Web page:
Tighter regulations will apply to Italian influencers

Tighter regulations will apply to Italian influencers

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Tighter regulations will apply to Italian influencers

With almost 30 million followers on Instagram, Chiara Ferragni is Italy’s top influencer. Image: GETTY IMAGES


Tighter regulations will apply to Italian influencers.

It’s possible that Italian social media creators may soon have to go by the same guidelines when sharing their work online as do traditional media sources.

The Italian Communications Authority (AGCOM) will now have jurisdiction over influencers’ actions, the organization announced. Initially, content providers with more than a million followers will be subject to the rules.

“The Wild West of influencers is over,” declared Giacomo Lasorella, the head of AGCOM.

According to him, “We are starting with the big ones, but other influencers will also have to adapt,” the newspaper La Repubblica reported.

If well-known influencers don’t declare their financial interests or properly credit brand partnerships, they risk paying large fines.

The new set of standards includes harsh penalties for influencers who fail to correctly advertise their connection with a company and their economic interest, with fines up to €250,000 (£214,450).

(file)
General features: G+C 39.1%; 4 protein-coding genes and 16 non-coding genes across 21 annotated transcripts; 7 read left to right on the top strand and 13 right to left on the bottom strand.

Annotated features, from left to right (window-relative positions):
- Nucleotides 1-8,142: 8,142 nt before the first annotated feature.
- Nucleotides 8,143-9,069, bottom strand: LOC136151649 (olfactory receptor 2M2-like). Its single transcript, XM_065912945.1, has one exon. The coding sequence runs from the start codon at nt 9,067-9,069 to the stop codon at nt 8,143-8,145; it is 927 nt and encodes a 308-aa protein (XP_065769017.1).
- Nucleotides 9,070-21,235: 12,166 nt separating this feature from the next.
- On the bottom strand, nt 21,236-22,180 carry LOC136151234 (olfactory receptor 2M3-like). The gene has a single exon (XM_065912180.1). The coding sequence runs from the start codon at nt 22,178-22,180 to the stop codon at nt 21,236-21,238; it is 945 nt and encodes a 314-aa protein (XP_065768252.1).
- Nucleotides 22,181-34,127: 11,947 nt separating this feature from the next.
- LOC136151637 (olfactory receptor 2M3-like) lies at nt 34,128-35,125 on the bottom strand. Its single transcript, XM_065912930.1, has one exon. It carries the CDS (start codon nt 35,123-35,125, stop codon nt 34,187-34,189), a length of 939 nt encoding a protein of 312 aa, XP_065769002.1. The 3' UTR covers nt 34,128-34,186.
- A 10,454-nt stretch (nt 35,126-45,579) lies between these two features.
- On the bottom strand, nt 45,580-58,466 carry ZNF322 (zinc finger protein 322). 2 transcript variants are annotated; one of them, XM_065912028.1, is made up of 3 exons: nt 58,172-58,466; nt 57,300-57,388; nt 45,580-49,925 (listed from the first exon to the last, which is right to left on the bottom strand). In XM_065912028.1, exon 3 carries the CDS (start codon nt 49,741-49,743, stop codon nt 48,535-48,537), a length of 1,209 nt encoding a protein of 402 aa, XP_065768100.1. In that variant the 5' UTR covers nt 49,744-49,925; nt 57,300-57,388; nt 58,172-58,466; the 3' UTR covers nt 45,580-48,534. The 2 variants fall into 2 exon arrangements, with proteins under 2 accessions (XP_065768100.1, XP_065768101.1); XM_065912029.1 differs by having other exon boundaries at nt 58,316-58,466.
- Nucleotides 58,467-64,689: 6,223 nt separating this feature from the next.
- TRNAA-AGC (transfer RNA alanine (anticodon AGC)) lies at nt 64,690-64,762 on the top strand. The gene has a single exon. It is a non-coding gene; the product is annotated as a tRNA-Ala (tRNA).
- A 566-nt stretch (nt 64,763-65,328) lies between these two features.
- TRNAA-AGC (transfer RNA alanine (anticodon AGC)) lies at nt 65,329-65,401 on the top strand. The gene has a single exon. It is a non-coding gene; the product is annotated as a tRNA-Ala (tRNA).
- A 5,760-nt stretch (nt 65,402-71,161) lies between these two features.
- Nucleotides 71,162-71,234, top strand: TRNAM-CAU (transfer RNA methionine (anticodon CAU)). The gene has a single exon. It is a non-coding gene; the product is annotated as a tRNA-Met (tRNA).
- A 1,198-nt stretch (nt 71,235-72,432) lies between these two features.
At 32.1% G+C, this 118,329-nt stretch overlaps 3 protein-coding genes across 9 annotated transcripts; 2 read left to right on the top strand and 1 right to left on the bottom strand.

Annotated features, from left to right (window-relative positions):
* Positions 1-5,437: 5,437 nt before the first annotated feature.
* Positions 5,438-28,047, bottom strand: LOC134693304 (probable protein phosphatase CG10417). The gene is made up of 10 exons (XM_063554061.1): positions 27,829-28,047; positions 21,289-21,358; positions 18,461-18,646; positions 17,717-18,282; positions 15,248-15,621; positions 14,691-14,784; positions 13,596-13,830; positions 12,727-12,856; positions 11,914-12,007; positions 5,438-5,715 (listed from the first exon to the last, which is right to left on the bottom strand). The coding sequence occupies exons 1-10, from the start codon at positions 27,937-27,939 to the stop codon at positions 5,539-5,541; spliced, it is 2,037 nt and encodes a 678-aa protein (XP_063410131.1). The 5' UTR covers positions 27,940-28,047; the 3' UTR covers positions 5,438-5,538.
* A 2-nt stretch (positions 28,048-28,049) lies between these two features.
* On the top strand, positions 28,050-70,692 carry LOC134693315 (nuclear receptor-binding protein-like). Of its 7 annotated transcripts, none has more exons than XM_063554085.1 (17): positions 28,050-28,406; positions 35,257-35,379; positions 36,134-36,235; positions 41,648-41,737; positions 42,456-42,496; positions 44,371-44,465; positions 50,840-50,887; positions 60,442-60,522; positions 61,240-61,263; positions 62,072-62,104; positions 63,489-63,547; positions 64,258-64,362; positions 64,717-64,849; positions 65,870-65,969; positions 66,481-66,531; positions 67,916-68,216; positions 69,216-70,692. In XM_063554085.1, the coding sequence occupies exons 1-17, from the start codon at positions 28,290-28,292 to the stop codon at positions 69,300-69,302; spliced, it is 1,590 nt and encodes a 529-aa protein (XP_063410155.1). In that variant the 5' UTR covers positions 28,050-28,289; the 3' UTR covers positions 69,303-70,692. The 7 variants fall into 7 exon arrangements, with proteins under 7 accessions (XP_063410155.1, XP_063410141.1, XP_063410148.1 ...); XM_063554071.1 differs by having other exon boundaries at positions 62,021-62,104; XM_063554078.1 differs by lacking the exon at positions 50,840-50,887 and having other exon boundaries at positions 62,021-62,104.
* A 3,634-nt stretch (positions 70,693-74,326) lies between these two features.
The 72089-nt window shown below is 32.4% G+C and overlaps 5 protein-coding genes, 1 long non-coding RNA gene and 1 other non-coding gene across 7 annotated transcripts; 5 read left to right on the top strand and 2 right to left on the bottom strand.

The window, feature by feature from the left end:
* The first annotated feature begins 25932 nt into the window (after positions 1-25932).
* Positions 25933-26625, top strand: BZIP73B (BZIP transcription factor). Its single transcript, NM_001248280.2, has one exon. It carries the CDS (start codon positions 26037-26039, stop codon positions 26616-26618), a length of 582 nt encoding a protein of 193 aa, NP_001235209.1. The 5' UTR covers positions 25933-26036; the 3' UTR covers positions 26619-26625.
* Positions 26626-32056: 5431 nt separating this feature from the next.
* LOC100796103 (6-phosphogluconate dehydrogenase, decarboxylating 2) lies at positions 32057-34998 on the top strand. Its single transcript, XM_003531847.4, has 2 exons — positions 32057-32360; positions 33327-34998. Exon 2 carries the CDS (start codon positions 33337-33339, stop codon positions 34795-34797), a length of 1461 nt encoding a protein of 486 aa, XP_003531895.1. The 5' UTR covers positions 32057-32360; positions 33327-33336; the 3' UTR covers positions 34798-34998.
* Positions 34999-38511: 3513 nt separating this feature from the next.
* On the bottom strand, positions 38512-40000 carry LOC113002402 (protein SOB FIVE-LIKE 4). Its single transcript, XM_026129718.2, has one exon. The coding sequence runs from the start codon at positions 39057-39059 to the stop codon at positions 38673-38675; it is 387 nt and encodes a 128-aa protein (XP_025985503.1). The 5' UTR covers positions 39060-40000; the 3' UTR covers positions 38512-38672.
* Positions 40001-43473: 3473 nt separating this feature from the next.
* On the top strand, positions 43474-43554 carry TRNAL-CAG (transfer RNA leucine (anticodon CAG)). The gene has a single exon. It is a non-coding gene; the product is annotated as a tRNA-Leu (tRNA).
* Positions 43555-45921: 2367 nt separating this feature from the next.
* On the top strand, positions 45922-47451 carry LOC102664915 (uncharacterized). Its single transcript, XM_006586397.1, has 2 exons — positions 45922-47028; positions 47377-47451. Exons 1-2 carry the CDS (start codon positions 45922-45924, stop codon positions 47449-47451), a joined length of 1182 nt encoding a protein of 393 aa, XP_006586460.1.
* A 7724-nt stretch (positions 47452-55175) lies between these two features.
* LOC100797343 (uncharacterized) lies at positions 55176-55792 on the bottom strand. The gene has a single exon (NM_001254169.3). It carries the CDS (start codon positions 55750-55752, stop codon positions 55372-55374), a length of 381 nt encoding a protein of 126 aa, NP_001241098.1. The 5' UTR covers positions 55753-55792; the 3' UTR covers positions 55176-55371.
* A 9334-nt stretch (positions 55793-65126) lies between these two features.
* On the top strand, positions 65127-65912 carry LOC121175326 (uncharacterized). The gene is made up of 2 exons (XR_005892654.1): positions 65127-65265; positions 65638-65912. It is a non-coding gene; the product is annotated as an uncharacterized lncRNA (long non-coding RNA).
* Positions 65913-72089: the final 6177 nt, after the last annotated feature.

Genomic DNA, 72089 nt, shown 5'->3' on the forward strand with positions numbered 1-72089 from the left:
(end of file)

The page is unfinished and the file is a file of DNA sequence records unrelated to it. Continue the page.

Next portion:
The proposed guidelines also aim to protect children.

According to a statement from AGCOM, the measures it would take care of “commercial communication, and the protection of fundamental rights of people, minors, and sporting values.”

As for product placement, the statement added that “influencers are required to insert a warning about the advertising nature of the content.”

Many people will associate the AGCOM ruling with the recent controversy surrounding prominent Italian influencer Chiara Ferragni, which Mr. Lasorella refuted.

With nearly 30 million Instagram followers, Ms. Ferragni was fined €1.075 million in December for her false claims that sales of a pink Christmas cake labelled as “designer” would contribute to the funding of a children’s hospital in Turin.

As it happened, months before to the cake’s release, the hospital received funding from the cake’s manufacturer.

She admitted that she had made a “mistake in good faith… to link a commercial activity with a charitable one” in a statement shared with her fans.

The Italian police declared last week that Ms. Ferragni will be subject to a formal fraud investigation regarding the pandoro, or Christmas cake, issue.

Other European countries implemented stricter regulations for influencers last year.

For the first time in Europe, influencers now have a legal definition thanks to legislation that was passed in France in June and threatened jail time if found in violation of new promotion laws.

Furthermore, the European Commission declared in October that it would intensify its examination of influencers’ business dealings and endeavours, adding that digital content producers must “follow fair commercial practices and their followers are entitled to transparent and reliable information.”

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